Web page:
THERE was a time when I never thought I would ever utter the words, ‘the young people of today…..’

Because, of course, until fairly recently (emphasis on the ‘fairly’) I was young myself and quite certain that I’d never be a saggy old giffer. Blindness to one’s future frailties is, sadly, a characteristic of youthfulness.

Many years ago I remember reading an interview with Pamela Stephenson during her years as a comedienne. She said that she was never going to get wrinkles. At 29 she had given her face a thorough examination in the mirror and could see no signs of ageing. She had decided she was going to pass on the dreadful business of getting old and remain young forever.

I almost believed her because I was a similar age and also deluded.

And now, here we are, both of us, older and wrinklier. Although, it has to be said that she’s still looking pretty damned good, especially after the firming effects of being on Strictly Come Dancing.

Since my middle years arrived I find myself saying things like ‘the young people of today can’t imagine what it was like before everyone had a mobile phone’ (they are frequently scandalised when I tell them there were waiting lists for a British Telecom land line), or ‘the young people of today think they have a hard time at school but they don’t know the half of it’ (my Year Six teacher used to cane us all on a regular basis as a preventative measure).

Yes, I have reached that age when I find the expressions ‘when I was young’ or ‘when I was your age’ fairly trip off my tongue.

I did a lot of that on Saturday evening while watching Made In Dagenham, the Nigel Cole film which tells the story of the Ford machinists whose battle against the motor giant in 1968 led to the Equal Pay Act of 1970.

It wasn’t that I was ever on the receiving end of unequal pay because the National Union of Journalists won one of the country’s earliest equal pay agreements, getting pay parity for women journalists on Fleet Street as far back as 1918.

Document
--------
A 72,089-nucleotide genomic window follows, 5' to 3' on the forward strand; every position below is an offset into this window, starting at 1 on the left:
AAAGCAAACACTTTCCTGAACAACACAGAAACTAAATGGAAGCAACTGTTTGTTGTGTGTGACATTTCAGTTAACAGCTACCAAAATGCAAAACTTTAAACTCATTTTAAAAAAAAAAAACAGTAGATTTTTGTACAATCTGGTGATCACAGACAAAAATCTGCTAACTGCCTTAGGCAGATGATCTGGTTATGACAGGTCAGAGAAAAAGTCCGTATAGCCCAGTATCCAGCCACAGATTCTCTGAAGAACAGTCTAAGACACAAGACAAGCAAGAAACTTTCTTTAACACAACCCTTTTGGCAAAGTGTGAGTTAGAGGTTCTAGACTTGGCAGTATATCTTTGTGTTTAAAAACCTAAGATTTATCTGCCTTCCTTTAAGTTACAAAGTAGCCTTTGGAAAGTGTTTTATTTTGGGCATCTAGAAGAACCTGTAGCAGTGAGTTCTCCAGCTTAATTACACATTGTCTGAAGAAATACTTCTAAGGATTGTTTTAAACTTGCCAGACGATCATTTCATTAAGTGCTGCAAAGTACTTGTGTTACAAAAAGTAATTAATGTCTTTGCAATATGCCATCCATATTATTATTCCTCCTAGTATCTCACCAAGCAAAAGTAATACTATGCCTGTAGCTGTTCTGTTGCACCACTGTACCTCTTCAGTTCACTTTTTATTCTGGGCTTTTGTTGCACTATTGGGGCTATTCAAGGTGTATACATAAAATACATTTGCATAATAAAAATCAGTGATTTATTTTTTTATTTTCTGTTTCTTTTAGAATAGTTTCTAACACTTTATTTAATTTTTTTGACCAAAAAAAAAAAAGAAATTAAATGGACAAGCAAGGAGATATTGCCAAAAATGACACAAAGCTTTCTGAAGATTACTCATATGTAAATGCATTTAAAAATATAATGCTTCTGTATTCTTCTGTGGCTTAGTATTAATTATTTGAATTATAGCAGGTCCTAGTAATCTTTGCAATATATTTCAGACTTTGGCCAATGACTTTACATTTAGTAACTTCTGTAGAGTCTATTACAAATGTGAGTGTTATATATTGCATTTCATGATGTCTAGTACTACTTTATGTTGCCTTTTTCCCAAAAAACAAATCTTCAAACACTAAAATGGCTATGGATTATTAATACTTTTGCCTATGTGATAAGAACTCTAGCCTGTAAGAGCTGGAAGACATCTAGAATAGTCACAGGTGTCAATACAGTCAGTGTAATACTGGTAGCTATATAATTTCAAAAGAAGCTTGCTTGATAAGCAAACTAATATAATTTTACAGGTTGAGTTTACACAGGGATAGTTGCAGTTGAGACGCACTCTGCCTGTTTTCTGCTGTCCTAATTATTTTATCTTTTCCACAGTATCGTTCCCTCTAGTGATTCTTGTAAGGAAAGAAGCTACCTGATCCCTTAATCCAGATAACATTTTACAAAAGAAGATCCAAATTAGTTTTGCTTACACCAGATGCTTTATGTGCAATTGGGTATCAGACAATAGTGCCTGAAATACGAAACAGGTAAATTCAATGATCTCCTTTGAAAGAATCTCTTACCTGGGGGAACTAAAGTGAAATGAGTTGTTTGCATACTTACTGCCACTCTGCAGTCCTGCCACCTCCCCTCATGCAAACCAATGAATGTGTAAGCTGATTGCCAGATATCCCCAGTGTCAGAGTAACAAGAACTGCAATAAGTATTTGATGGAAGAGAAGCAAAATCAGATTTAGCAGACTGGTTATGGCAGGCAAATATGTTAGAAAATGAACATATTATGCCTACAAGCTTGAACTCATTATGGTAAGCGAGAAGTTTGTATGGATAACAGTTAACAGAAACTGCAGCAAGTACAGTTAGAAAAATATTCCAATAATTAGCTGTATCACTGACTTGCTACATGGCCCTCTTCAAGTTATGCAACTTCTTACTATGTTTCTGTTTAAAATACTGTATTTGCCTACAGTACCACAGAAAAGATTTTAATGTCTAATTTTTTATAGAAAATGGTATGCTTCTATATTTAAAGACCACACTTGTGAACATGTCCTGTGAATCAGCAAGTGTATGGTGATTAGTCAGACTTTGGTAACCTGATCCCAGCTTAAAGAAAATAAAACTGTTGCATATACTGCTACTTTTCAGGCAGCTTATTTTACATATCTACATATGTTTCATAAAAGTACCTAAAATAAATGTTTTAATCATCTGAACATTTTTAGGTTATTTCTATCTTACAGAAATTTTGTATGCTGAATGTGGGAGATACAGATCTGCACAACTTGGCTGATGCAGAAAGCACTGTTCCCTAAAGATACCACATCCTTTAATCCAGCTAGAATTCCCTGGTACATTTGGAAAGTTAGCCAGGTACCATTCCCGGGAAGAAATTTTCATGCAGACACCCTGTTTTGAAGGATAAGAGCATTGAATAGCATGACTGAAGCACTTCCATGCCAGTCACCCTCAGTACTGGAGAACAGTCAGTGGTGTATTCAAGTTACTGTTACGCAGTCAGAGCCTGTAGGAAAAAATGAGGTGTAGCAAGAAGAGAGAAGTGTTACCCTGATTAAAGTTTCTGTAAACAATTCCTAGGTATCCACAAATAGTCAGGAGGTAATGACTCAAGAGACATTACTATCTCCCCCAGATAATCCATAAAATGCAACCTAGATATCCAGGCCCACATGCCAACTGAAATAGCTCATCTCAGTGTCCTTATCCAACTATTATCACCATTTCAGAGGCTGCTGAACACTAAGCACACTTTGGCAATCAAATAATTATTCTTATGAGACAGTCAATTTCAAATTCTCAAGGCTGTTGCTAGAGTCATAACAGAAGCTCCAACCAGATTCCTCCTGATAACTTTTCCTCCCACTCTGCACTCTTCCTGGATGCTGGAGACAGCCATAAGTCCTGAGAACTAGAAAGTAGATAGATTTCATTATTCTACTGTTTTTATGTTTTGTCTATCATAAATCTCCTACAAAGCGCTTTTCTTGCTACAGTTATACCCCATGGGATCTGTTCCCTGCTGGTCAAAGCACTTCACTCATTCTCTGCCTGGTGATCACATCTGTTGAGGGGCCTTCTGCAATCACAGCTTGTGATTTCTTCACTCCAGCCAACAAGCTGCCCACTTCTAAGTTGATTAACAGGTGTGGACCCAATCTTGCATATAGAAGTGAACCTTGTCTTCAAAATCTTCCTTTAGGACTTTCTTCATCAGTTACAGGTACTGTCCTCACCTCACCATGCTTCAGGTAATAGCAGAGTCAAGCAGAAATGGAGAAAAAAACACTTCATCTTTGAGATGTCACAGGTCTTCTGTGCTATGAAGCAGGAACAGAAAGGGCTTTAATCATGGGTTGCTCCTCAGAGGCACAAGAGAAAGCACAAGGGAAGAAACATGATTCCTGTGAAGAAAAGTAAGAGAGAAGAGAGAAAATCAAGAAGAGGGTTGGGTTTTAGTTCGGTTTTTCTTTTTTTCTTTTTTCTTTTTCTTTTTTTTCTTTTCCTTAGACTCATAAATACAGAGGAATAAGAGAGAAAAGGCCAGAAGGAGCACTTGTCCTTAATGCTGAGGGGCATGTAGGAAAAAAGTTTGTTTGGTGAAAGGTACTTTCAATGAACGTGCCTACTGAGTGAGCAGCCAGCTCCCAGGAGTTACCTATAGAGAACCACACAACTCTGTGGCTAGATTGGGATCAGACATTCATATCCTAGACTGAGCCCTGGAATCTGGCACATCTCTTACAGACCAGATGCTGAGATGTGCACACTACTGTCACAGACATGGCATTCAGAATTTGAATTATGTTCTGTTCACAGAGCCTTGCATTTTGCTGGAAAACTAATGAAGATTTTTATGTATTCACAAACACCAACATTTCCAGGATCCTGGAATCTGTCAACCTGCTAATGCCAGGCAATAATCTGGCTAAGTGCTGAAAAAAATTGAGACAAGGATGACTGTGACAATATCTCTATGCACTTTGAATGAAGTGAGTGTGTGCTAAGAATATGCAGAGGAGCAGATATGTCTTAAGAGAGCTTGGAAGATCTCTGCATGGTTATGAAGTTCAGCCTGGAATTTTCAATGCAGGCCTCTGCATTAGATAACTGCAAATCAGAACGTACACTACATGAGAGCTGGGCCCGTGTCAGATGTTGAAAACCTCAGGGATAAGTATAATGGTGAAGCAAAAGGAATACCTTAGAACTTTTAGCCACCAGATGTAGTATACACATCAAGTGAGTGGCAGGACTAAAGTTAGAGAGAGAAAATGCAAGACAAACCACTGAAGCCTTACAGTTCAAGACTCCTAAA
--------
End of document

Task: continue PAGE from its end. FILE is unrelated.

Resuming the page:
But I was old enough in 1970 to remember the furore when the act came in and the dire predictions that businesses would be ruined and family dynamics changed forever. The former never really happened – or not because of equal pay – while the latter was happening anyway, part of a wider social movement that probably owed more to the sexual liberation and improved contraception.

My own parents said that the act would lead to men being paid less and families plunged into poverty. I can remember them arguing that a single woman didn’t have to keep a family so therefore didn’t need to be paid as much as a married man. I used to point out that single women still needed a roof over their head and had bills to pay.

Of course, they belonged to a generation of people who lived with their parents until getting married and believed that the nuclear family should consist of a working father, stay-at-home mother and children raised on home-baked high teas and hand-knitted jumpers.

It is how I was brought up, but by 1970 the times were changing and these days young women would be horrified to be paid less than their male colleagues.

But, of course, vast swathes of the world still operate on this system, while in many countries women are not just second class citizens but people without rights of any kind at all.

Last weekend I also read an article in a magazine about the madrassas of India and Pakistan where girls are essentially locked up until they are of marriageable age. Their ‘education’ consists of learning to read religious tracts and little else. Meanwhile in Saudi Arabia a women has been arrested for daring to drive a car.

I’ve never really understood why women, who are the life-givers and nurturers, have, throughout history, been treated so badly. But, I suspect, it would take a mind greater than my own to explain this.

A man’s perhaps!